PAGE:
The raucous atmosphere in the patio of O’Malley’s Alley bar turned silent Wednesday evening, as friends and family of Jack Ayres and Olivia Baalman strained to listen to the tiny sound of the radio speaker. Months of preparation and campaigning had led to this moment.
The lull in the noise was brief; however, and the radio only managed to sound off the name “Jack” as the crowd immediately roared back in reaction to the announcement that Ayres had won the Kansas State University student body presidency alongside running mate Olivia Baalman.
Ayres, senior in chemical engineering and current speaker of the K-State Student Governing Association senate, said he was humbled to be around so many people who have supported him tirelessly through the election cycle.
“I’m feeling a whole wave of excitement and appreciation for everybody that has done everything, from supporting us to working with us,” Ayres said. “Even the student groups we spoke to, or the folks who didn’t vote or vote for us, it doesn’t matter, because all the input we got from the entire process is a lot of what will make this next year very successful.”
Ayres said despite the large number of people, he wanted to thank every one individually.
“I’m going to write thank-you notes,” Ayres said. “We had such a large number of people who were able to offer their time and services and expertise, and I want to make sure I can thank every one of those individuals who have done that.”
Baalman, junior in computer science and current SGA director of health and safety, said she is eager and happy to have the opportunity to serve as student body vice president.
“Right when Jack’s name was said, kind of an overwhelming feeling came over us,” Baalman said. “We were definitely very excited and grateful for this opportunity and the support we had. We’re happy so many people turned out in the elections this year, and we’re incredibly excited to serve as student body president and vice president this coming term, so that’s definitely a great feeling.”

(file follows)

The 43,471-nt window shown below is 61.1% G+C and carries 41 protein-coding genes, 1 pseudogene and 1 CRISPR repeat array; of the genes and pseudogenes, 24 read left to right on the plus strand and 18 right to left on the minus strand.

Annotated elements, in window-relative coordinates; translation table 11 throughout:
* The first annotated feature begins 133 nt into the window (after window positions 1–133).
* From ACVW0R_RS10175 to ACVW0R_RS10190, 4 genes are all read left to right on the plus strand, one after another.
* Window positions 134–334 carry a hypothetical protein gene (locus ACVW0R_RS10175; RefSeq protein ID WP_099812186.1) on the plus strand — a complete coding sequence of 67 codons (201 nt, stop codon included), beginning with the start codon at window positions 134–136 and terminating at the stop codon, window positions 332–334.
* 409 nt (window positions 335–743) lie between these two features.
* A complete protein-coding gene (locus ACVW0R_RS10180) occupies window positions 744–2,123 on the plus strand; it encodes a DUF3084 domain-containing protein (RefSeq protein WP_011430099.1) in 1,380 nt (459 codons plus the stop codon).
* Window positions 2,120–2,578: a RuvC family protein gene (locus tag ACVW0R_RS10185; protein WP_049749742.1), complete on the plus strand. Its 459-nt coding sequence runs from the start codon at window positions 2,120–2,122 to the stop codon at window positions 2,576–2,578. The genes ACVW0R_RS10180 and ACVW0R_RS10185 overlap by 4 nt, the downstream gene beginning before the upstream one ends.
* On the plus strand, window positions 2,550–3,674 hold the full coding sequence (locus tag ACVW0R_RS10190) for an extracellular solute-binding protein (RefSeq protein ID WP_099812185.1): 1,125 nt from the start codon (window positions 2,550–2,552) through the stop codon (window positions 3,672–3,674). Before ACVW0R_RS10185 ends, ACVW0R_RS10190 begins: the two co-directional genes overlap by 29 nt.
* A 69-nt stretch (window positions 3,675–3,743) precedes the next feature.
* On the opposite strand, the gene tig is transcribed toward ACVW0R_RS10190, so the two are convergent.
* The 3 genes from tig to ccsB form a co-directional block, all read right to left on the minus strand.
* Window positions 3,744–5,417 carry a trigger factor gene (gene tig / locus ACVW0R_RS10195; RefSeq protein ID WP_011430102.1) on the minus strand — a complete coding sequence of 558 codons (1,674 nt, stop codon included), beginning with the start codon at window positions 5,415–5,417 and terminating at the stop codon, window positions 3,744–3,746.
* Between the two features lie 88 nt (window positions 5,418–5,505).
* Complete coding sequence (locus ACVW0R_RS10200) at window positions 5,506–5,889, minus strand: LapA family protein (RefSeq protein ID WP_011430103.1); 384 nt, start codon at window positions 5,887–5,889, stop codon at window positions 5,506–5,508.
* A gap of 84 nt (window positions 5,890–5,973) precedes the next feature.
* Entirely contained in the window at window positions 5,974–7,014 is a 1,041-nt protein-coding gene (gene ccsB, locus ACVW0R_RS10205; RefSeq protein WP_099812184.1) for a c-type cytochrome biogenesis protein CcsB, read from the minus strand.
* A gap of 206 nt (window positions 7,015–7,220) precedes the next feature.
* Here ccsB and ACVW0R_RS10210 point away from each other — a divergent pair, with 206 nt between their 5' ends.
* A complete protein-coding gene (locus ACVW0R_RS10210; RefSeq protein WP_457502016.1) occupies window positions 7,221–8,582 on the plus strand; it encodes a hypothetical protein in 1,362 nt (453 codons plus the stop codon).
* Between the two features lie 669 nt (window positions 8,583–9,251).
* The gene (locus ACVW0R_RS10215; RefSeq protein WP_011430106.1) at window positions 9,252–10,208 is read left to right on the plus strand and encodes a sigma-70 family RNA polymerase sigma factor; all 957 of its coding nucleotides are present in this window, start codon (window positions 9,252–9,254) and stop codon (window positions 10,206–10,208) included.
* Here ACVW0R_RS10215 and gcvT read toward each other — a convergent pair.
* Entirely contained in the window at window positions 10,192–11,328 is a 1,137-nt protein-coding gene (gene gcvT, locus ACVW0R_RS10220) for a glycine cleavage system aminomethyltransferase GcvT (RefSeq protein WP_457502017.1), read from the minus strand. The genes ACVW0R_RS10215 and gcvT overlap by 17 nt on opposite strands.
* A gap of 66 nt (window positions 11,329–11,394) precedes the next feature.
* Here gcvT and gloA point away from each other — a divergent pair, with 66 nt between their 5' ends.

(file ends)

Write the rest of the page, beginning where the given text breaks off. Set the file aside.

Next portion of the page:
Jessica Van Ranken, senior in political science and current student body president, offered her congratulations to the pair in a Facebook post.
“I am so excited for you, the journey you’re about to continue, and most importantly, the student body that you have the opportunity to impact,” Van Ranken said. “It’s been an absolute honor serving, and will continue to be over the next month until I officially hand over the reins in April. I’ve had the experience of a lifetime pouring my heart and soul into serving the K-State student body, and I know Jack and Olivia will too.”
Hard fought election
Ayres and Baalman faced a difficult campaign after barely winning the primary election by 48 votes — or two percent of the primary vote — over opposing candidate Matt Mindrup, sophomore in biology.
In the general election, that difference was not significantly larger, and Ayres and Baalman edged out Mindrup and running mate Emily Zwick, sophomore in agribusiness, to win the student body presidency with 52 percent of the vote.
“This election, specifically, was so close and competitive,” Ayres said. “A 46-vote difference in the primaries meant that students were fired up. That forced both teams to be better than they would have ever thought they needed to be in order to try to win the presidential election. It really forced us to go out there and get those votes from people that wouldn’t typically vote. The strategy was to get the vote out, but get the word out, and get votes from people who didn’t vote the year before.”
Ayres said he deeply respected Mindrup’s platform and would work with him to affect change for students.
“We’re actually meeting with (Mindrup) Friday,” Ayres said. “It was set up before the results of the election to meet with the other candidate(s), and we will discuss their platform specifically. They brought some really good points for change both externally and internally, and we want to make sure we commit ourselves to making that happen.”